Michigan State's Max Bullough is more than just the quarterback of the defense. Coaches say he knows the system as well as they do. (Dale G. Young)
East Lansing — Early in the third quarter of last weekend’s 14-0 victory over Purdue, Michigan State fans got a glimpse of something they haven’t seen in some time — somebody other than Max Bullough in the middle of the defense.
Bullough, a senior middle linebacker, rolled his ankle and limped off the field, giving way to senior Kyler Elsworth.
It lasted just a few plays — not even an entire series — but the thought of not having Bullough directing the defense and piling up tackles was one the Spartans don’t like to think about.
In fact, when linebackers coach Mike Tressel was asked about it before the season began, he quickly dismissed the thought, preferring to focus on one more season with Bullough instead of wondering who might try and replace him.
“He’s a centerpiece for our football team,” coach Mark Dantonio said as Michigan State prepared to face Illinois on Saturday. “He’s a very controlling figure, has been a three-year starter now, played on special teams as a true freshman in 2010. He knows our defense inside and out. He knows it as well as our coaches.”
It’s easy to understand, considering what Bullough — a third-generation Spartans player — has meant to Michigan State since taking over as the starter as a sophomore.
As a freshman in 2010, he was the understudy to All-American Greg Jones and when he took over, the defense didn’t miss a beat. In fact, it has reached an even higher level, ranking as the No. 1 overall unit in the nation.
“He’s a vital part of the defense,” linebacker Denicos Allen said. “Even if he’s not making the tackle he’s getting everyone in the right spot, orchestrating the defense. That’s what’s really good about him, and he’s a great leader, too.”
Added Tressel: “There’s no question Max runs the show on the field. He gets all 11 guys on the same page. It doesn’t show up on the stat sheet, but Max regularly puts guys in positions to make plays. So he might not get credit for the sack or tackle for loss, but he put his teammate in position to make that play.”
But to think of Bullough as simply quarterback of the defense would be selling him short. He was first-team all-Big Ten last season with 111 tackles after earning second-team honors as a sophomore.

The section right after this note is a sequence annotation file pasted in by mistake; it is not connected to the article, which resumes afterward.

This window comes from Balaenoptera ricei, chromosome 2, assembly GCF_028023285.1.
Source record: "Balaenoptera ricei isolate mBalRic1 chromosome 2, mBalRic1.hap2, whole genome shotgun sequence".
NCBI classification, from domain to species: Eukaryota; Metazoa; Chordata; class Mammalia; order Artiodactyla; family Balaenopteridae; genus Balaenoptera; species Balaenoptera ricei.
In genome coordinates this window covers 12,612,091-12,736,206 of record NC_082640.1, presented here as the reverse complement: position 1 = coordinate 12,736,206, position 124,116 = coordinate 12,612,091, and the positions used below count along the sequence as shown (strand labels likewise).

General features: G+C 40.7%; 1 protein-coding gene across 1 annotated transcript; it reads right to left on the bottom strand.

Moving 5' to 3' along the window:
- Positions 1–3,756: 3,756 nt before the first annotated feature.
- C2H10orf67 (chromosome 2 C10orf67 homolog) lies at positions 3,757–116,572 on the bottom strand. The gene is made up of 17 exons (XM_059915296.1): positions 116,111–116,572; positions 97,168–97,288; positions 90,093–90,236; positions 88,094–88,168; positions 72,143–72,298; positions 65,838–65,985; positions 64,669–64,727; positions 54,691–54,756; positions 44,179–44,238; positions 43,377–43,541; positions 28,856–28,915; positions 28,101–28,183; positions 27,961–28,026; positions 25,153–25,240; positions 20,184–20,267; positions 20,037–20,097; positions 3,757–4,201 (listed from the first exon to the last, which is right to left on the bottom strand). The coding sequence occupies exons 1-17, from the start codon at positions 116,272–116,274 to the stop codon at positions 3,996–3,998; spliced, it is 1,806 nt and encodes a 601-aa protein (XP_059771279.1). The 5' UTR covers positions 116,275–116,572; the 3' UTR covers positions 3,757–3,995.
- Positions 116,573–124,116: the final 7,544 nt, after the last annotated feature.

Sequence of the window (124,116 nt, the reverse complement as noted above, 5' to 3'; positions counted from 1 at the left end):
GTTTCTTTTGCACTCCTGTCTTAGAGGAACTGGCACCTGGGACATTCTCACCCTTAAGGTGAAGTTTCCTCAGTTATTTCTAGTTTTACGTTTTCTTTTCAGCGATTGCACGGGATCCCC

And, after 10 tackles against Purdue, including a sack of quarterback Danny Etling that forced a fumble returned 45 yards for a touchdown, Bullough was named Big Ten defensive player of the week.
“Max spent much of the game playing on the other side of the line,” Tressel said. “He ran through blocks and made plays. He made a game-changing play early in the second quarter, with a sack resulting in a fumble that Denicos Allen returned for a touchdown.”
In his typical style, however, Bullough paid little attention to the honor, one that is all the more impressive considering the collection of playmakers on the Michigan State defense.
“I was just happy we got the win and I was able to do well,” he said. “I made some plays and that one sack was a big play for our football team. It’s an honor any time you get an award like that because we play in the Big Ten and guys are really good players on every other team and our team.”
Bullough received more notoriety Wednesday when he was named one of 20 quarterfinalists for the Lott IMPACT Trophy, given to college football’s defensive impact player of the year.
And with the toughest part of the schedule ahead for Michigan State, the Spartans will be counting on the same type of impact from Bullough, second on the team with 42 tackles and shares the top spot with 6.5 tackles for loss.
“I think he’s all over the field, and the bigger the game, the better he’s going to play usually,” Dantonio said. “Because of his past and the traditions that are held in his family, this is very important to him.”
As for the injury, Bullough insisted it was no big deal. In fact, he was certain it was the first time he had missed a play because of an injury, dating to high school.
“I just rolled the ankle a little bit, nothing big,” he said. “I just put some extra tape on it. It’s one of those things that scares you at first then you get over it.”
And with Bullough back in his usual position, barking out calls to the rest of the defense, that fear will likely lie with the opponents.